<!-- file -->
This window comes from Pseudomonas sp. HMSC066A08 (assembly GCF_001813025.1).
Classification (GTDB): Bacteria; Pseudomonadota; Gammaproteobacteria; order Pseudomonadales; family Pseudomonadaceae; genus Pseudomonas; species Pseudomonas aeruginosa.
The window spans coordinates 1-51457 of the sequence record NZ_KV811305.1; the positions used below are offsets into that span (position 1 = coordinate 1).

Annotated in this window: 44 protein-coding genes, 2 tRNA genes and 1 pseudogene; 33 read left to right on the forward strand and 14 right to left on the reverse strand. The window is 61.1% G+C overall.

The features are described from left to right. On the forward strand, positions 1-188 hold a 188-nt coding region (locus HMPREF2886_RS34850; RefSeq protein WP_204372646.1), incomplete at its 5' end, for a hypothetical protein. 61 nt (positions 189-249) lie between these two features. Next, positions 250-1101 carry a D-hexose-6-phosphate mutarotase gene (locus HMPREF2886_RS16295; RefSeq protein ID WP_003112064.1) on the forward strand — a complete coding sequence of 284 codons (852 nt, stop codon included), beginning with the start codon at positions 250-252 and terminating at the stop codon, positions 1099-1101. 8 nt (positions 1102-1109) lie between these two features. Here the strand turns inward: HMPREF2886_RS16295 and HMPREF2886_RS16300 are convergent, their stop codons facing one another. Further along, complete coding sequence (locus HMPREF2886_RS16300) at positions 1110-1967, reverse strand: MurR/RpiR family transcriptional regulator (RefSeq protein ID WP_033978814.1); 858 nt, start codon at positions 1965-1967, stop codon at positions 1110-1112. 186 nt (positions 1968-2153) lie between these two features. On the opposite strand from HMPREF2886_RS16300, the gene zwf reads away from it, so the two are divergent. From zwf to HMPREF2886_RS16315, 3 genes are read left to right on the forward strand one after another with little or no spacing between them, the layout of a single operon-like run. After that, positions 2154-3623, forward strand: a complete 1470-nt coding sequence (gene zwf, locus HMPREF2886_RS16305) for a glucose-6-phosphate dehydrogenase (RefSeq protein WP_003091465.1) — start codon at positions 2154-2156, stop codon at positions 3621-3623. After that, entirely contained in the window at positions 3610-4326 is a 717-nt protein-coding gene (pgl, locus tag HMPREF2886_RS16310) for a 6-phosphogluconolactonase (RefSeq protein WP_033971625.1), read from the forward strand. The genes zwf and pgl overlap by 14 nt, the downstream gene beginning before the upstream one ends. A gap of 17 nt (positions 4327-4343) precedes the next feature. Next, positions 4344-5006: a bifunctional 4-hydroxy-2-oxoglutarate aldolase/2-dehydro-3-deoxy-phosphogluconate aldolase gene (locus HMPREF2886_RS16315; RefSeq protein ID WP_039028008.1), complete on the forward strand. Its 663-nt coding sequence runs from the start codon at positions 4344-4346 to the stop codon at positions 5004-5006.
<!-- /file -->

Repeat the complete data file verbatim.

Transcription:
This window comes from Pseudomonas sp. HMSC066A08 (assembly GCF_001813025.1).
Classification (GTDB): Bacteria; Pseudomonadota; Gammaproteobacteria; order Pseudomonadales; family Pseudomonadaceae; genus Pseudomonas; species Pseudomonas aeruginosa.
The window spans coordinates 1-51457 of the sequence record NZ_KV811305.1; the positions used below are offsets into that span (position 1 = coordinate 1).

Annotated in this window: 44 protein-coding genes, 2 tRNA genes and 1 pseudogene; 33 read left to right on the forward strand and 14 right to left on the reverse strand. The window is 61.1% G+C overall.

The features are described from left to right. On the forward strand, positions 1-188 hold a 188-nt coding region (locus HMPREF2886_RS34850; RefSeq protein WP_204372646.1), incomplete at its 5' end, for a hypothetical protein. 61 nt (positions 189-249) lie between these two features. Next, positions 250-1101 carry a D-hexose-6-phosphate mutarotase gene (locus HMPREF2886_RS16295; RefSeq protein ID WP_003112064.1) on the forward strand — a complete coding sequence of 284 codons (852 nt, stop codon included), beginning with the start codon at positions 250-252 and terminating at the stop codon, positions 1099-1101. 8 nt (positions 1102-1109) lie between these two features. Here the strand turns inward: HMPREF2886_RS16295 and HMPREF2886_RS16300 are convergent, their stop codons facing one another. Further along, complete coding sequence (locus HMPREF2886_RS16300) at positions 1110-1967, reverse strand: MurR/RpiR family transcriptional regulator (RefSeq protein ID WP_033978814.1); 858 nt, start codon at positions 1965-1967, stop codon at positions 1110-1112. 186 nt (positions 1968-2153) lie between these two features. On the opposite strand from HMPREF2886_RS16300, the gene zwf reads away from it, so the two are divergent. From zwf to HMPREF2886_RS16315, 3 genes are read left to right on the forward strand one after another with little or no spacing between them, the layout of a single operon-like run. After that, positions 2154-3623, forward strand: a complete 1470-nt coding sequence (gene zwf, locus HMPREF2886_RS16305) for a glucose-6-phosphate dehydrogenase (RefSeq protein WP_003091465.1) — start codon at positions 2154-2156, stop codon at positions 3621-3623. After that, entirely contained in the window at positions 3610-4326 is a 717-nt protein-coding gene (pgl, locus tag HMPREF2886_RS16310) for a 6-phosphogluconolactonase (RefSeq protein WP_033971625.1), read from the forward strand. The genes zwf and pgl overlap by 14 nt, the downstream gene beginning before the upstream one ends. A gap of 17 nt (positions 4327-4343) precedes the next feature. Next, positions 4344-5006: a bifunctional 4-hydroxy-2-oxoglutarate aldolase/2-dehydro-3-deoxy-phosphogluconate aldolase gene (locus HMPREF2886_RS16315; RefSeq protein ID WP_039028008.1), complete on the forward strand. Its 663-nt coding sequence runs from the start codon at positions 4344-4346 to the stop codon at positions 5004-5006.